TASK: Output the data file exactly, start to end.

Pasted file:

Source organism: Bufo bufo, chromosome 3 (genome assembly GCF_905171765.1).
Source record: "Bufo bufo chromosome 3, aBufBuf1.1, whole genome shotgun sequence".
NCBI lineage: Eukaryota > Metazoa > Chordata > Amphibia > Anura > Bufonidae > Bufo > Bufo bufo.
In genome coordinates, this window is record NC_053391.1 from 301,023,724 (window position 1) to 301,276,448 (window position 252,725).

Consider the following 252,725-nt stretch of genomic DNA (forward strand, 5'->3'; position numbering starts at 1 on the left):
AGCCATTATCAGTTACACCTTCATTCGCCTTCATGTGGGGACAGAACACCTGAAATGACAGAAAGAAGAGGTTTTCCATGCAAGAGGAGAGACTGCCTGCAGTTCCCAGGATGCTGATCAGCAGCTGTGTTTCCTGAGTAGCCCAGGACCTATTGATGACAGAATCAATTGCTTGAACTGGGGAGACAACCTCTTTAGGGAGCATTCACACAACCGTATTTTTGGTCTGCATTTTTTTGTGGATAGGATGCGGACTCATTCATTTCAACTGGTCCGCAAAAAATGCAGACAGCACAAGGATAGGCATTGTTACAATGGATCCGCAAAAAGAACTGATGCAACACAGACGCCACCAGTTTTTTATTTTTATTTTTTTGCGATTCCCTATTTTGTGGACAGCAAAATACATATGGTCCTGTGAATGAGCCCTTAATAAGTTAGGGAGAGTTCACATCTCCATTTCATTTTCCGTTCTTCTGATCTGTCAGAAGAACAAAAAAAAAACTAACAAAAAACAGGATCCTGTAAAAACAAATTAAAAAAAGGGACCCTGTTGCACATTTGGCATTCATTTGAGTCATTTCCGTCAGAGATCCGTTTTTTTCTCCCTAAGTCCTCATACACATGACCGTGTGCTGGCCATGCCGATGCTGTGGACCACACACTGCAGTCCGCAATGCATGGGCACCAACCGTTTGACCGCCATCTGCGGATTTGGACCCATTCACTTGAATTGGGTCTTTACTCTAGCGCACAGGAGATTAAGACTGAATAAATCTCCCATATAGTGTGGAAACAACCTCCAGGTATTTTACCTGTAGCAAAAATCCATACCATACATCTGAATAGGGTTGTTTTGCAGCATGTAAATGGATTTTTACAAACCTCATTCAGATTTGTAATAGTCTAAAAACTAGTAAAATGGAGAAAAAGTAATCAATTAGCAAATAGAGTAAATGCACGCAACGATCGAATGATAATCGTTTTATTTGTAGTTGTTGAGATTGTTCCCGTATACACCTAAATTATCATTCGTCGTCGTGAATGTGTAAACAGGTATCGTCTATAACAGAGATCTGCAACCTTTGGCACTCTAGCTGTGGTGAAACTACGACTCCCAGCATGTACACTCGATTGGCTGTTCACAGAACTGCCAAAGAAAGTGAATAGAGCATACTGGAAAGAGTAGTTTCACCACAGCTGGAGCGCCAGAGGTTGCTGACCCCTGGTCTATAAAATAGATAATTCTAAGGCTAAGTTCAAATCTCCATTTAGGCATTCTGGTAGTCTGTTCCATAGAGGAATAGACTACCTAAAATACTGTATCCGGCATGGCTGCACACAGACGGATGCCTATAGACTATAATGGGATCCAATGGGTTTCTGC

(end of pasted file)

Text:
Source organism: Bufo bufo, chromosome 3 (genome assembly GCF_905171765.1).
Source record: "Bufo bufo chromosome 3, aBufBuf1.1, whole genome shotgun sequence".
NCBI lineage: Eukaryota > Metazoa > Chordata > Amphibia > Anura > Bufonidae > Bufo > Bufo bufo.
In genome coordinates, this window is record NC_053391.1 from 301,023,724 (window position 1) to 301,276,448 (window position 252,725).

Consider the following 252,725-nt stretch of genomic DNA (forward strand, 5'->3'; position numbering starts at 1 on the left):
AGCCATTATCAGTTACACCTTCATTCGCCTTCATGTGGGGACAGAACACCTGAAATGACAGAAAGAAGAGGTTTTCCATGCAAGAGGAGAGACTGCCTGCAGTTCCCAGGATGCTGATCAGCAGCTGTGTTTCCTGAGTAGCCCAGGACCTATTGATGACAGAATCAATTGCTTGAACTGGGGAGACAACCTCTTTAGGGAGCATTCACACAACCGTATTTTTGGTCTGCATTTTTTTGTGGATAGGATGCGGACTCATTCATTTCAACTGGTCCGCAAAAAATGCAGACAGCACAAGGATAGGCATTGTTACAATGGATCCGCAAAAAGAACTGATGCAACACAGACGCCACCAGTTTTTTATTTTTATTTTTTTGCGATTCCCTATTTTGTGGACAGCAAAATACATATGGTCCTGTGAATGAGCCCTTAATAAGTTAGGGAGAGTTCACATCTCCATTTCATTTTCCGTTCTTCTGATCTGTCAGAAGAACAAAAAAAAAACTAACAAAAAACAGGATCCTGTAAAAACAAATTAAAAAAAGGGACCCTGTTGCACATTTGGCATTCATTTGAGTCATTTCCGTCAGAGATCCGTTTTTTTCTCCCTAAGTCCTCATACACATGACCGTGTGCTGGCCATGCCGATGCTGTGGACCACACACTGCAGTCCGCAATGCATGGGCACCAACCGTTTGACCGCCATCTGCGGATTTGGACCCATTCACTTGAATTGGGTCTTTACTCTAGCGCACAGGAGATTAAGACTGAATAAATCTCCCATATAGTGTGGAAACAACCTCCAGGTATTTTACCTGTAGCAAAAATCCATACCATACATCTGAATAGGGTTGTTTTGCAGCATGTAAATGGATTTTTACAAACCTCATTCAGATTTGTAATAGTCTAAAAACTAGTAAAATGGAGAAAAAGTAATCAATTAGCAAATAGAGTAAATGCACGCAACGATCGAATGATAATCGTTTTATTTGTAGTTGTTGAGATTGTTCCCGTATACACCTAAATTATCATTCGTCGTCGTGAATGTGTAAACAGGTATCGTCTATAACAGAGATCTGCAACCTTTGGCACTCTAGCTGTGGTGAAACTACGACTCCCAGCATGTACACTCGATTGGCTGTTCACAGAACTGCCAAAGAAAGTGAATAGAGCATACTGGAAAGAGTAGTTTCACCACAGCTGGAGCGCCAGAGGTTGCTGACCCCTGGTCTATAAAATAGATAATTCTAAGGCTAAGTTCAAATCTCCATTTAGGCATTCTGGTAGTCTGTTCCATAGAGGAATAGACTACCTAAAATACTGTATCCGGCATGGCTGCACACAGACGGATGCCTATAGACTATAATGGGATCCAATGGGTTTCTGC